Sunday, October 23, 2011

Helping a Friend of the Blues...

The event was held for a serious reason: raising money to help an ailing friend. But the music was pure entertainment: the type that the friend, Living Blues Magazine and Rooster Blues Records founder Jim O’Neal, loves.

A group of D.C. area musicians headed by singer/guitarist Memphis Gold gathered at Surf Club Live, arguably the closest venue the National Capital Area has to a juke joint, on October 20, 2011 to raise money for O’Neal, who is suffering from cancer. There will be at least two more around the country organized for O’Neal,CEO of Memphis Gold's current label, Stackhouse Records. Memphis said that another scheduled for November 3 at Buddy Guy’s Legends in Chicago will feature him and singer/guitarist Kenny Neal.

A band including Memphis Gold, veteran bluesman Bobby Parker and guitarist Robert Lighthouse played a 40-minute set that highlighted the Surf Club Live event. They played for an audience warmed up by guitarist Rick Blue Steele and his band; singer Ida Campbell; the D.L. Funk Band of Dunn Loring, Virginia; singer Stacy Brooks, singer Shirley Lewis; singer/guitarist David Cole; and singer Mary Shavers, who was backed by Bad Influence, a popular local blues band.
O'Neal founded Living Blues in Chicago in 1970. In 1980, he co-founded Rooster Blues, a label specializing in Mississippi Delta style music with releases from artists such as Lonnie Pitchford, Roosevelt "Booba" Barnes, Larry Davis, Carey Bell, Willie Cobbs, Magic Slim, Lonnie Shields and Eddy Clearwater. The label shut down in 1998 and was sold the following year, resuming operations under its new owner in 2000 when it marked its 20th anniversary by releasing Willie King's Freedom Creek and reissuing classic blues recordings.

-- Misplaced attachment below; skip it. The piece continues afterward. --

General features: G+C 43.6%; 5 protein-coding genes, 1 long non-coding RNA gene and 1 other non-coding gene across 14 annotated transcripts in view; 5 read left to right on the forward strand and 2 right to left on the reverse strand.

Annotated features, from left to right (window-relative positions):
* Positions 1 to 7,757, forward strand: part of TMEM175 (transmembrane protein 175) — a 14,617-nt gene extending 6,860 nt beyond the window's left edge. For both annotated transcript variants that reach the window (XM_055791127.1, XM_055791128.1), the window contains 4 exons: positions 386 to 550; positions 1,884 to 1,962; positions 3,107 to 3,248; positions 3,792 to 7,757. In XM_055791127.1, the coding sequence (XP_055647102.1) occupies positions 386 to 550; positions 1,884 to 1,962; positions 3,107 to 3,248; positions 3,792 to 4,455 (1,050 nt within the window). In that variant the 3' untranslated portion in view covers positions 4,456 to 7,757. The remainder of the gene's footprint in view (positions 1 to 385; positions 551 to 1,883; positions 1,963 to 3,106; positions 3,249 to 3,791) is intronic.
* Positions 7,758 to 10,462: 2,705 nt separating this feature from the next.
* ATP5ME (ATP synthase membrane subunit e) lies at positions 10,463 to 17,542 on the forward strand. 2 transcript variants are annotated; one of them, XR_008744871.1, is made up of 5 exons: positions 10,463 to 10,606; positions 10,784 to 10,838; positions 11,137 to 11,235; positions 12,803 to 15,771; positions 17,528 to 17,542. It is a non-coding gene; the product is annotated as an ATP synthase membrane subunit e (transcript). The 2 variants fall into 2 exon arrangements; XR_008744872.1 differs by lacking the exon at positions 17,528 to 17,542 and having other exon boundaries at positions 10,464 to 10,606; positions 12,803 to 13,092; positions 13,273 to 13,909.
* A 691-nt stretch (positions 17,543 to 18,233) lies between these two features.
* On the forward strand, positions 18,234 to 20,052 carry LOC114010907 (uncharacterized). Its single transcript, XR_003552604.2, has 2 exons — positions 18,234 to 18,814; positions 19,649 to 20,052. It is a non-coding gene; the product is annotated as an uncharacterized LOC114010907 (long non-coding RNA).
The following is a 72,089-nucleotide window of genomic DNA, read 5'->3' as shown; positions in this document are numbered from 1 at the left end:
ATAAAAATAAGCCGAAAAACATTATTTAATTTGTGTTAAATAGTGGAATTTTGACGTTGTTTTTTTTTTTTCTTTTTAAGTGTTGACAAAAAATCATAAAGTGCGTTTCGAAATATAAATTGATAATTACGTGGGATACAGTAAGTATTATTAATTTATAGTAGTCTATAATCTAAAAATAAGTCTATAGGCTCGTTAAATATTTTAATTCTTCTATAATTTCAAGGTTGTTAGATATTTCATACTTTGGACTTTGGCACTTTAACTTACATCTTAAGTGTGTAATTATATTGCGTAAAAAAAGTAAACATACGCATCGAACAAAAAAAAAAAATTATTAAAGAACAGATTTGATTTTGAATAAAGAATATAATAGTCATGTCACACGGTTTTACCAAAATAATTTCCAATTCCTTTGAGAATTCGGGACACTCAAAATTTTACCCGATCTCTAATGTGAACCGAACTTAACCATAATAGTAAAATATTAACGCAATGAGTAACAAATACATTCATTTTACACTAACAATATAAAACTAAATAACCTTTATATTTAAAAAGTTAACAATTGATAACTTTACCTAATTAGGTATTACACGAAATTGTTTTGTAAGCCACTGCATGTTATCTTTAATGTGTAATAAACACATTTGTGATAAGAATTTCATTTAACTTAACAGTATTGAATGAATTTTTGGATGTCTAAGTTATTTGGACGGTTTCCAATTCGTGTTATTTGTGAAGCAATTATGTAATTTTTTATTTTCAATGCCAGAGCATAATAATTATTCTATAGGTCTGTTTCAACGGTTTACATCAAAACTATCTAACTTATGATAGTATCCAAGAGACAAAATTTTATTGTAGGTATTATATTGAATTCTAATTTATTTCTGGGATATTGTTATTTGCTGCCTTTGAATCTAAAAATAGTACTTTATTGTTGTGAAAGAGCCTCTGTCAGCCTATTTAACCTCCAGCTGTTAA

O'Neal, who also co-edited the book, The Voice of the Blues: Classic Interviews from Living Blues Magazine, was inducted into the Blues Hall of Fame in 2002. The Living Blues website says he is receiving chemotherapy for lymph cancer, but that he does not have health insurance. Anyone wishing to contribute can mail checks to the Jim O'Neal Blues Fund, P.O. Box 10334, Kansas City, MO 64171. They can also make donations through PayPal to the account
Cole did his version of “Walking the Dog:”

A short time later, Bad Influence helped out Mary Shavers as she talked about "A Mean, Mean Man:"

Later, the highlight of the show: Bobby Parker, who once played in Bo Diddley's band(See our interview of Bobby Parker, posted in two parts on October 30, 2010 and November 2, 2010) together with Memphis Gold, who has just released a new CD "Pickin' In High Cotton:"

Also, if you're in the D.C. area on November 12, 2011, catch this year's College Park Blues Festival, an annual event held by the D.C. Blues Society. This year's festival features Guitarist Warner Williams; the D.C. Blues Society Band with singer Ayaba Bey; the Tom Newman Band; and Clarence "the Bluesman" Turner, who only a week ago won the D.C. Battle of the Bands and in January will represent the area at the International Blues Challenge in Memphis. A $600 G&L Guitar will also be raffled.
I recently had a chance to talk to the 81-year-old Williams, who this summer recieved a National Heritage Fellowship from the National Endowment of the Arts:

The show unfolds from 6-11:30 p.m. at the University of Maryland's Ritchie Coliseum, located at Route 1 and Rossborough Lane in College Park.

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